Economic Update – Glimmers of Good News?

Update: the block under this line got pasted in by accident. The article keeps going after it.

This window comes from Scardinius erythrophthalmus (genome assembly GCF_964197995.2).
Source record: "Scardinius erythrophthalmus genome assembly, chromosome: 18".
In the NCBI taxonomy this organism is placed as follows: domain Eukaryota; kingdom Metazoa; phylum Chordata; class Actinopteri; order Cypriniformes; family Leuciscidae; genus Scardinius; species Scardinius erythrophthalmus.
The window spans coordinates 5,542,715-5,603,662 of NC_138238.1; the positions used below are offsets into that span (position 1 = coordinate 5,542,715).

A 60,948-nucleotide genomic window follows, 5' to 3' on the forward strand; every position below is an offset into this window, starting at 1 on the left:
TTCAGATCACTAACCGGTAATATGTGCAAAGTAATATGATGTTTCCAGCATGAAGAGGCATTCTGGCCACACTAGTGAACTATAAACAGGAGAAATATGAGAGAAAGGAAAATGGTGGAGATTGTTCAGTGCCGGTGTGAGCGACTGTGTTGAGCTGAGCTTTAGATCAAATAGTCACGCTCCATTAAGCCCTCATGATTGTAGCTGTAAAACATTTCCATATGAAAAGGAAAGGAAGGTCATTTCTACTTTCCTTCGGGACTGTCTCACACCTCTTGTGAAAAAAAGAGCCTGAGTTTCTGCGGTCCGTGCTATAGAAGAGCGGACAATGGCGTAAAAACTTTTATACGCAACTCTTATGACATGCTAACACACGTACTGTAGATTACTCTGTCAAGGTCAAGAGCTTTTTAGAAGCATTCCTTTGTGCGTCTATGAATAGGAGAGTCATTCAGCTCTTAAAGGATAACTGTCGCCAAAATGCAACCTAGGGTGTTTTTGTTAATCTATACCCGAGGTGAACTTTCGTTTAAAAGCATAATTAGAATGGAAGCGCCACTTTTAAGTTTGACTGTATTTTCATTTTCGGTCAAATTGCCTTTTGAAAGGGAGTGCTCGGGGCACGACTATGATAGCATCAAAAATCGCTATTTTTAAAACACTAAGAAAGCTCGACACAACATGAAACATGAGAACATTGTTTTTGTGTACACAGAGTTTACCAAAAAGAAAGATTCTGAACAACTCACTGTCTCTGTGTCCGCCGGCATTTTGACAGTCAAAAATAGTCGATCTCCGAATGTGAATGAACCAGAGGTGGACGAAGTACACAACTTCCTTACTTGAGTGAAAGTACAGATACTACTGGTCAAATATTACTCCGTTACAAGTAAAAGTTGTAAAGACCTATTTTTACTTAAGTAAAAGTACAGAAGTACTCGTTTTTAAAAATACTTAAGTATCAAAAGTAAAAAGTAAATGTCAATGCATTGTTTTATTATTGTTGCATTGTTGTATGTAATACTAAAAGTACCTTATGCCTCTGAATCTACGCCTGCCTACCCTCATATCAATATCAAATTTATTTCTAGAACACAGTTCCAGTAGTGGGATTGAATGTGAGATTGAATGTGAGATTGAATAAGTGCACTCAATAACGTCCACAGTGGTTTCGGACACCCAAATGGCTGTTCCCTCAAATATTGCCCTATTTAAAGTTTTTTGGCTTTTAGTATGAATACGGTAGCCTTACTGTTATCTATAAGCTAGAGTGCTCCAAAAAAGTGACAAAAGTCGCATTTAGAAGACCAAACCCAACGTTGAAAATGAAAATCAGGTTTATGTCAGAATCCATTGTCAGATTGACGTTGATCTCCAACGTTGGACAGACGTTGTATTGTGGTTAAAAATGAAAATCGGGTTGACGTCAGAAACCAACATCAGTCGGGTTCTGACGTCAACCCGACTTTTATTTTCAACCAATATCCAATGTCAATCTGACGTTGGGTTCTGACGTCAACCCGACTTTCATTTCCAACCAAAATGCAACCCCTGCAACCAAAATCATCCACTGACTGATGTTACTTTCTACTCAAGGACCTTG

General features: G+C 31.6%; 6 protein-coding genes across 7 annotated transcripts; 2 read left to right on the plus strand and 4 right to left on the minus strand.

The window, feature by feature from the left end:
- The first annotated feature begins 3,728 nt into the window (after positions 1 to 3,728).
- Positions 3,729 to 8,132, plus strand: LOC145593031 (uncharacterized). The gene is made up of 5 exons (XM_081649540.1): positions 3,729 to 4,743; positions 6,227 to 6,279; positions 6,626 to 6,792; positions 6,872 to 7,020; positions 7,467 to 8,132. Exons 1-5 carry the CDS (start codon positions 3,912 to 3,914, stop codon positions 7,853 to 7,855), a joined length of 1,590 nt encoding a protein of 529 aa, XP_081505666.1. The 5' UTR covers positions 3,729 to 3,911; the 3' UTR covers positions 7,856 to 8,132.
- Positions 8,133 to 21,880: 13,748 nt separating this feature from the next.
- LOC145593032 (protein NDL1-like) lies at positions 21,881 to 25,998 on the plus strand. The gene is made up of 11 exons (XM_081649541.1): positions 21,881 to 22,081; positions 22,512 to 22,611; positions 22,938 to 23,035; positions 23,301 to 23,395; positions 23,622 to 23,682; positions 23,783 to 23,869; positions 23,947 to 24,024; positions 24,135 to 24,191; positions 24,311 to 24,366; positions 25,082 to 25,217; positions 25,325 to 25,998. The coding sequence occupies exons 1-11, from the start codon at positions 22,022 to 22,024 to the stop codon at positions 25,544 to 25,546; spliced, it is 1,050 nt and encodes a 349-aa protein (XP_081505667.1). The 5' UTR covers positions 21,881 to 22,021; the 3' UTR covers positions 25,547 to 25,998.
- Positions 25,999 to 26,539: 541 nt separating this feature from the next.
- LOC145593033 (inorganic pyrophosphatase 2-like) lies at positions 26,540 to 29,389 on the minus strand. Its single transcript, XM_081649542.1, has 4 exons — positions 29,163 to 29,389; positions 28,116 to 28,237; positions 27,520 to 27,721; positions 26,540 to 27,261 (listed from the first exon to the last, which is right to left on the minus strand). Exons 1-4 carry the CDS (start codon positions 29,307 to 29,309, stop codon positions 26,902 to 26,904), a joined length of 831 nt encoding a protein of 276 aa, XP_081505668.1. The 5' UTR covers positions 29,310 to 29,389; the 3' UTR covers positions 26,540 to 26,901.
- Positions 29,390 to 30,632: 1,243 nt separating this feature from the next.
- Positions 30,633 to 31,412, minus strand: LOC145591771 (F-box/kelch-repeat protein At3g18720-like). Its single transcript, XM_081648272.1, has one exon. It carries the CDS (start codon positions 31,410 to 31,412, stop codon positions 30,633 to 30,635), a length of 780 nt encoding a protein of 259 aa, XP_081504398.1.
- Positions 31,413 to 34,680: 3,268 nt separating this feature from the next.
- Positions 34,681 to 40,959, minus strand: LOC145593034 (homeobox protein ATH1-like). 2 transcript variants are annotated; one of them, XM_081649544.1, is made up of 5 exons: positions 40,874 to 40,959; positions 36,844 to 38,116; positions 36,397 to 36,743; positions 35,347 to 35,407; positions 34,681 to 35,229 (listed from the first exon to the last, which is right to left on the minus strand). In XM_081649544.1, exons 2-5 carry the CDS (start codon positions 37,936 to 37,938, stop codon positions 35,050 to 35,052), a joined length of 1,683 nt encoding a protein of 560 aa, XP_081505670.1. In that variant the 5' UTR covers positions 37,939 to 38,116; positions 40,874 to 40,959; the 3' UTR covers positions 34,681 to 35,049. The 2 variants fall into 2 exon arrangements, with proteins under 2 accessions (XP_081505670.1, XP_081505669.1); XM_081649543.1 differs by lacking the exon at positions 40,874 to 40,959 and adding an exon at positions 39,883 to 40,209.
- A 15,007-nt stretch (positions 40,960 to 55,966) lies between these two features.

Are the recent economic initiatives by the U.S. government putting the country on “the road to hell,” to quote a certain Czech politician whose own government imploded recently? It is worth noting that good intentions are known to be a common paving material on the road to that unpleasant destination. Or will our ultimate destination be a little less dramatic? The recently announced plan to get rid of toxic assets on the books of financial institutions through public-private action seems to be getting a positive, if cautious, reception. “We’re still learning about the plan, pretty much like everyone else,” Neil Freeman (pictured), chairman & CEO of Chicago-based Aries Capital, told CPN. “But it’s encouraging. With the government as a partner, it seems to offer a mechanism that will encourage private investors to participate.” If it works as expected, Freeman noted, one strength of the plan would be that it would offer private investors–specialists who know their way around the complex financial structures, rather than the government–a relatively low-risk way to dig down into the assets and mine them for whatever value they may still have. That said, he added, the “devil is still in the details. We’re looking at it to see if it makes sense for us to put up some capital and participate, and we will make that determination before long.” New housing figures on Wednesday from the U.S. Department of Commerce about new housing sales were also positive. According to Commerce, February new home sales nationwide were up 4.7 percent compared with January, though that still represents a 41.1 percent decline from February 2008. An important factor in the uptick was a relatively low median sales price of $200,900, which is about the same as it was in late 2003. Durable goods orders were also up 3.4 percent in February. The equity markets seemed to move upward early in the day on Wednesday in response to these glimmers of good news, but it moved into negative territory later and only emerged positive again toward the end of the day, lead by banks and homebuilders. The Dow Jones Industrial Average was up 89.6 points, or 1.17 percent, while the S&P 500 was up 0.95 precent and the Nasdaq was up 0.82 percent.